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Isabel Sacks

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Isabel Sacks

One of the central factors in my choice to pursue a Master’s in education was impact. When I think of the impact I hope to have, I think of social impact (I would imagine this might be different for some fields - impact might mean innovation, scientific discoveries, influencing the direction of a field, etc). Some mentors suggested I pursue graduate work in a traditional discipline, such as sociology, but I specifically chose to be in a school of education and in an interdisciplinary program because I knew it would train me for impact more directly. Prior to graduate school, I had experience working in educational settings in the Dominican Republic, Brazil, Chile, India, and the U.S., and qualitative research training from my undergraduate years studying Education and Latin American Studies at Swarthmore College. I thought that I could have more impact if I had a deeper understanding of education systems around the world, and recognized my knowledge gaps in quantitative methods and economics. I knew that the Stanford ICE program would give me skills and knowledge in these areas and others.

My experience exceeded this expectation. I did take economics and quantitative methods for the first time, and had sufficient support to excel in these courses. I also gained deeper knowledge of education systems worldwide using analytic skills from a variety of disciplines. The highlight of the program for me, though, was the cohort format. Our tight-knit group of 21 came from eight different countries and had worked in even more – no longer were articles simply theoretical, as oftentimes someone in the group had firsthand knowledge of the setting we were discussing. We wrote our MA papers about a variety of topics and workshopped each other’s projects throughout the year, creating an incredibly stimulating and humbling environment.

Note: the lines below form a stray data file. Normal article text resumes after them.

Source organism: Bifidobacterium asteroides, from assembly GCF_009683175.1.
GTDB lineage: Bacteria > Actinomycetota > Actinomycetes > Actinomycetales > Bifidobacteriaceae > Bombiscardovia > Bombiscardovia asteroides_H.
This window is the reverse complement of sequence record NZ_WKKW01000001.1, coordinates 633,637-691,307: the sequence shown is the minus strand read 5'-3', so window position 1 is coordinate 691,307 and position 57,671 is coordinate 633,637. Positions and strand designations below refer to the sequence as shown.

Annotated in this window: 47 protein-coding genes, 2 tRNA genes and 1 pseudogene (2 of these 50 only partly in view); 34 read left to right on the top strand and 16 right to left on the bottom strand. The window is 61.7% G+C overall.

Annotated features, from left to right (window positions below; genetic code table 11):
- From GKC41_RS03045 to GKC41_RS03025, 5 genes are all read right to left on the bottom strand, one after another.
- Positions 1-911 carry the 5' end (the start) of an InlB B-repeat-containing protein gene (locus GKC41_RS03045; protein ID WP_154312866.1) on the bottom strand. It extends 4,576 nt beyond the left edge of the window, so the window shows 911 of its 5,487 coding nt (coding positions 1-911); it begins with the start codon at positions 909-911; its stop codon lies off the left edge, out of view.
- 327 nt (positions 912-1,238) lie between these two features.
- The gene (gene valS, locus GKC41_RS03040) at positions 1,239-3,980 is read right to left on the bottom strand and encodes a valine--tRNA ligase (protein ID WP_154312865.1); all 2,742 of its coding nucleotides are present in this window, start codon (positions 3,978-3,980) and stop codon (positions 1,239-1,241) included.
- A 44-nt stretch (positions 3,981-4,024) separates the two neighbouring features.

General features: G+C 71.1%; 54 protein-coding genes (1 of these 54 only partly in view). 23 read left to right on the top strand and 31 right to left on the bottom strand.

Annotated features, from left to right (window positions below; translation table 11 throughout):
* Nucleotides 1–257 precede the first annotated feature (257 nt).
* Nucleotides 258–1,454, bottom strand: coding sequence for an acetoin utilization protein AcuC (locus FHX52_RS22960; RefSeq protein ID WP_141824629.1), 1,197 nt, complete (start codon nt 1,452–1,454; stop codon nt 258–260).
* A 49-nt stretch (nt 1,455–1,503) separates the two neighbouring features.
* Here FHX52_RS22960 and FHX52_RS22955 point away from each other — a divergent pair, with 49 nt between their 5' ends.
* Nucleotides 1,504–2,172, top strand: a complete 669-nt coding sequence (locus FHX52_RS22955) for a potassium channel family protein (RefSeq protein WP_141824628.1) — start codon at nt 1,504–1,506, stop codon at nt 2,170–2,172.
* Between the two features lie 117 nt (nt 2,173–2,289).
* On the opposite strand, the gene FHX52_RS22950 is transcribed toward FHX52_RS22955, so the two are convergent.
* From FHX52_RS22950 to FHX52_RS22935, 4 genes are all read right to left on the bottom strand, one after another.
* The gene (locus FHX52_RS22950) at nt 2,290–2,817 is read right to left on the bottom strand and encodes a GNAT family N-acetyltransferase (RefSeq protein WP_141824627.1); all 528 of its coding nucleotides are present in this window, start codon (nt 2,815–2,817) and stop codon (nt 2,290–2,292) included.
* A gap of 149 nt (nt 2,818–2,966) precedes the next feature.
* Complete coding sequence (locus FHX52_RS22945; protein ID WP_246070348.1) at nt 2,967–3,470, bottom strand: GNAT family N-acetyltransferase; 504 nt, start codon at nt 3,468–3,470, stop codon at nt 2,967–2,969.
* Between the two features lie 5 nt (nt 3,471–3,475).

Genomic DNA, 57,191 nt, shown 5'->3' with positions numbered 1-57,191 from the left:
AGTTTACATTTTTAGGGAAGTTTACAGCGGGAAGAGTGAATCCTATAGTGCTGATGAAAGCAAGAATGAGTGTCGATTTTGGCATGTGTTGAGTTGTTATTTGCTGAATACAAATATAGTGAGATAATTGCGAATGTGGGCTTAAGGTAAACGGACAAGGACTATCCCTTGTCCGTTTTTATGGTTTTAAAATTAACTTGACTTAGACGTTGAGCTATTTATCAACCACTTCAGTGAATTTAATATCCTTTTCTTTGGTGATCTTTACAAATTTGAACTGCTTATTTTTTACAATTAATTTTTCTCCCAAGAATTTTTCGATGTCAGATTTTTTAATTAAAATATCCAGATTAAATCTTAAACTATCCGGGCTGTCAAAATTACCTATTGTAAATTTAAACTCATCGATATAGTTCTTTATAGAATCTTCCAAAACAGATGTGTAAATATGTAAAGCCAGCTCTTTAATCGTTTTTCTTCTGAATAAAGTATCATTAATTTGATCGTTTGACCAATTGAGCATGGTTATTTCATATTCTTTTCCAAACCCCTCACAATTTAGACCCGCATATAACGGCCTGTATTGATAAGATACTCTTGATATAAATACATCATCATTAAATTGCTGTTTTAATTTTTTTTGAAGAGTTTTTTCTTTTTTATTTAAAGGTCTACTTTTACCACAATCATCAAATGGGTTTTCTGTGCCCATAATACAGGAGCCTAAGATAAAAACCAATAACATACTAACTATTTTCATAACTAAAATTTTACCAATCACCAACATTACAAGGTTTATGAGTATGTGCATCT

Coming to graduate school after two years as a Fulbright English Teaching Assistant working in universities in Brazil, I also knew I wanted to learn in a more structured way about Brazilian education while at Stanford. I was privileged to participate in the weekly lecture series of the Lemann Center for Educational Entrepreneurship and Innovation in Brazil, learning about a range of current research on Brazilian education. For my MA paper, I had the opportunity to dive deep into the internationalization strategic plans of Brazilian universities, framed by the literature, my Fulbright experience, and conversations with the Lemann Center community and world-class experts in the GSE.

In the end, the ICE program gave me the skills, knowledge and network to have an impact, as I had hoped. Furthermore, the program gave me the space to gain clarity about what my impact might look like. My next step will be exploring university internationalization in a concrete way at Minerva, a globally immersive university that is rethinking higher education for the 21st century. I will be working on the Global Network Development team to unlock professional opportunities for Minerva students in cities around the world. As I continue to my next chapter, I am so grateful for the knowledge, skills, and relationships I developed at Stanford!

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